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Logo of bmjThis ArticleThe BMJ
BMJ. 2007 April 21; 334(7598): 816.
PMCID: PMC1853190

Aspirin reduced risk of cancer in large US study

A new prospective cohort study adds to the evidence that regularly taking aspirin reduces the incidence of cancers and cancer mortality. But the study, in postmenopausal women in the US Midwest, found that use of non-steroidal anti-inflammatory drugs did not protect against cancer.

Researchers from the Mayo Clinic College of Medicine in Rochester, Minnesota, and the University of Minnesota in Minneapolis studied 22 507 postmenopausal women who had no history of cancer or heart disease and who took part in the Iowa women's health study. They presented their findings in an abstract at the annual meeting of the American Association for Cancer Research in Los Angeles last week (, abstract 3400).

When the women enrolled in the study in 1992, they reported their use of aspirin and non-steroidal anti-inflammatory drugs and also their smoking history. The researchers did not question the women further but determined cancer incidence and mortality by annual linkage to the Iowa surveillance epidemiology and end results cancer registry and Iowa death certificates.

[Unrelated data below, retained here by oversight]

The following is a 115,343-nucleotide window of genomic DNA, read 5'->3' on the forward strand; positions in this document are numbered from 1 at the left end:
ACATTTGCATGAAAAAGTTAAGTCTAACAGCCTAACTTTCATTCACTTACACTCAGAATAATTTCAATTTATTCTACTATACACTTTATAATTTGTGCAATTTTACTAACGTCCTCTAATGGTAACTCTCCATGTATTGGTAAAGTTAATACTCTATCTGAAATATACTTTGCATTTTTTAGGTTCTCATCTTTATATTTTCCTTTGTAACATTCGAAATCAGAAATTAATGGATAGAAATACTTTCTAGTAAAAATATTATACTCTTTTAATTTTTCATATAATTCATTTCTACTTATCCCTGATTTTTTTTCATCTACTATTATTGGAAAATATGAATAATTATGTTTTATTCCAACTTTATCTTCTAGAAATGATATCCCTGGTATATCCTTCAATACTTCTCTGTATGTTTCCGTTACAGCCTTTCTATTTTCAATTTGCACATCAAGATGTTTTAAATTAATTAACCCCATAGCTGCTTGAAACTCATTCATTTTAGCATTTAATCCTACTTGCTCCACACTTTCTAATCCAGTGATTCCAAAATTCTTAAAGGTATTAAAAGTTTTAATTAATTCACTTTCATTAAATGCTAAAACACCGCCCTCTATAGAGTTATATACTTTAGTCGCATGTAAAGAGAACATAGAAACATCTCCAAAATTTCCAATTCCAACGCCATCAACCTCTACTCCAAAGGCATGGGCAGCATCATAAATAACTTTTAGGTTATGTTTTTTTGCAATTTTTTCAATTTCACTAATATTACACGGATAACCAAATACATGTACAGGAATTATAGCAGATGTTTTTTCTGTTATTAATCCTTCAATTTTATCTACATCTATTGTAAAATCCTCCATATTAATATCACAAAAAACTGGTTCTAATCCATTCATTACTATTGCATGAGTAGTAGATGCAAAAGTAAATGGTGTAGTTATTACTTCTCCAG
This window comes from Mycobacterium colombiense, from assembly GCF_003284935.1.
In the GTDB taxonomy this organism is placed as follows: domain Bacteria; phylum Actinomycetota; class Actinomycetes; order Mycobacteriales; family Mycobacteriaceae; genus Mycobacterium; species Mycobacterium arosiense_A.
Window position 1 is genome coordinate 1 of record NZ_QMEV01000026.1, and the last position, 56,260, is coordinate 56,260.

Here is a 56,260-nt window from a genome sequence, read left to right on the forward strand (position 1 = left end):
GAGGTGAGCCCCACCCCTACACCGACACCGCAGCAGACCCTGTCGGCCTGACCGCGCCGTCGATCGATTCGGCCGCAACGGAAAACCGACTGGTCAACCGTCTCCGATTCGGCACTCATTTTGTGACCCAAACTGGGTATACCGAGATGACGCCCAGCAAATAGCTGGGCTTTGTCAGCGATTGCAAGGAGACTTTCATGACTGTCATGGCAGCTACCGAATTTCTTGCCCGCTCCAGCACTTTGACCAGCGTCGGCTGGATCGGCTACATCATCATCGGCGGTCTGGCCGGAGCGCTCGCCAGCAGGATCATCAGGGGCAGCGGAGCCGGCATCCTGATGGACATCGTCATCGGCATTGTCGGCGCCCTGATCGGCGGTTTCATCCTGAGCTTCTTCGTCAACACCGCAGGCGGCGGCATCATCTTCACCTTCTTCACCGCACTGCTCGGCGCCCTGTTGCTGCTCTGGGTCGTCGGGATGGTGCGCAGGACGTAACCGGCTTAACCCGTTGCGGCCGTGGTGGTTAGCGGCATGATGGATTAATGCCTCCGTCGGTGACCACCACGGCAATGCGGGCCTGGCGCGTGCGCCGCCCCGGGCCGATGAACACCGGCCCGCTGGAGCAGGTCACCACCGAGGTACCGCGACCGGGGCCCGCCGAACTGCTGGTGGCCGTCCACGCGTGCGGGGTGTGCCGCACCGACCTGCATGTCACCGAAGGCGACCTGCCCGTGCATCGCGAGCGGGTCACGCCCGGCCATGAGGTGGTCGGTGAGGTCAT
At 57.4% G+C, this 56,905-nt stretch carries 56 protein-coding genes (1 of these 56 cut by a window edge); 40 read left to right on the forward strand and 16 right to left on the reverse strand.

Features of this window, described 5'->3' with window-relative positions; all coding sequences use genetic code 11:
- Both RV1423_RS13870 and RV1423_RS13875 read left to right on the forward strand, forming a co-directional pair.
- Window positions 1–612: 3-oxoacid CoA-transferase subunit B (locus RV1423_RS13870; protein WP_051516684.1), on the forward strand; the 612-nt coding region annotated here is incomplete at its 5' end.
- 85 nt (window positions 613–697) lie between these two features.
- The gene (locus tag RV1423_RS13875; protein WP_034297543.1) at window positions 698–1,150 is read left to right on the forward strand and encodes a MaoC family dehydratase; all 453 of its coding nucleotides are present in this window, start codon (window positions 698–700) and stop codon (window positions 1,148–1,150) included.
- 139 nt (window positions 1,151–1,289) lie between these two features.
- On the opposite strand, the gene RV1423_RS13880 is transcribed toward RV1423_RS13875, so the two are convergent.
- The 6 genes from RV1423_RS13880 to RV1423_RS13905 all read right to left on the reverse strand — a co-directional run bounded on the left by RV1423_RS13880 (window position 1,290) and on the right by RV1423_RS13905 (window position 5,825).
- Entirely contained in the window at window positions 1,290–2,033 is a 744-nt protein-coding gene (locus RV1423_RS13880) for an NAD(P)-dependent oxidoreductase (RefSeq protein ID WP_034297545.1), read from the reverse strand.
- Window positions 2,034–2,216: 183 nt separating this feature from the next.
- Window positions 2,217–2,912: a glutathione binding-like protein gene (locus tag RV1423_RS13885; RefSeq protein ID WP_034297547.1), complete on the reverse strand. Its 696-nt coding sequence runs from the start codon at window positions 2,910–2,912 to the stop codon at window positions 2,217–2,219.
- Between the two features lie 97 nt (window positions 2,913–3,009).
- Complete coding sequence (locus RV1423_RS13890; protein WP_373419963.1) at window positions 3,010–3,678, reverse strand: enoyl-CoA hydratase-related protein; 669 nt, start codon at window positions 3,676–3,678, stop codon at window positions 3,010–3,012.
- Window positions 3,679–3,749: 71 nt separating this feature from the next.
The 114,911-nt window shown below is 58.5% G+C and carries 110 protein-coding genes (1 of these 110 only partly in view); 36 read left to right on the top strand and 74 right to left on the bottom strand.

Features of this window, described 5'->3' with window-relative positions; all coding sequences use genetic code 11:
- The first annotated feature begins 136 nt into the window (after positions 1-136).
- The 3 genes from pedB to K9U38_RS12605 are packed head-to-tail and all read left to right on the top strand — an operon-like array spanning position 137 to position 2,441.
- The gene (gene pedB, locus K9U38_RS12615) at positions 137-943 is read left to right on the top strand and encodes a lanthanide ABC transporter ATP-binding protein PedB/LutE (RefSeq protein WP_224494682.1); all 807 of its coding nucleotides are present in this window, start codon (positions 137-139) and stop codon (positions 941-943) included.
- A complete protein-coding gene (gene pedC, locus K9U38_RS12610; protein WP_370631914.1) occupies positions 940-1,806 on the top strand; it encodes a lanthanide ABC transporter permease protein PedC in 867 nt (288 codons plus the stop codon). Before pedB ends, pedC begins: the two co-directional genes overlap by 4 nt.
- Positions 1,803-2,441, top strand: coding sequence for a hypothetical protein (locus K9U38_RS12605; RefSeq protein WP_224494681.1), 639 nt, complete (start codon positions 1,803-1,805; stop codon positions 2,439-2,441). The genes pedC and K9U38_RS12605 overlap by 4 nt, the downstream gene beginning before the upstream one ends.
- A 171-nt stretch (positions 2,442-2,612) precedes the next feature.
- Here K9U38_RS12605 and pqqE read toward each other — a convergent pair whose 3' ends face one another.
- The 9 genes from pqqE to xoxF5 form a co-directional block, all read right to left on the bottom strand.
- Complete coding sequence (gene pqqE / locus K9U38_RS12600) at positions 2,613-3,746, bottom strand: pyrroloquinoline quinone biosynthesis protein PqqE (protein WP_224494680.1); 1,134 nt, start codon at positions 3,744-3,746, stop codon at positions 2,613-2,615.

In the 12 years of follow-up there were 3487 cases of cancer and 3581 deaths, including 1193 that were due to cancer.

Compared with women who reported at baseline that they didn't use aspirin regularly, those who did report aspirin use had a 16% lower risk of developing cancer (relative risk 0.84 (confidence interval 0.77 to 0.9) and a 13% lower risk of dying from cancer (relative risk 0.87 (0.76 to 0.99)).

Women who were non-smokers or who had quit smoking had a lower incidence of cancer and death than current smokers, but the difference was not statistically significant.

Women who used aspirin regularly also had a lower risk of coronary heart disease and mortality.

Many previous studies have indicated that aspirin use, and sometimes use of non-steroidal anti-inflammatory drugs, reduces the risk of breast, ovarian, oesophageal, and colorectal cancer (BMJ 2003;327:572-3, doi: 10.1136/bmj.327.7415.572). Some studies, however, have not shown any benefit.

The women's health study, a randomised study conducted between 1992 and 2004 of nearly 40 000 healthy US women aged 45 years or older who were given 100 mg of aspirin or placebo every day and who were followed for 10 years did not show a benefit from aspirin (JAMA 2005;294:47-55). Aspirin use did not reduce the incidence of breast, colorectal, or lung cancer, and there was no reduction in cancer mortality except in the case of lung cancer.

Inflammation is thought to have a role in the development of cancer. Aspirin's inhibition of the inflammatory enzyme cyclo-oxygenase 2 is thought to be a key factor in the drug's protective effect (BMJ 2003;326:565, doi: 10.1136/bmj.326.7389.565).

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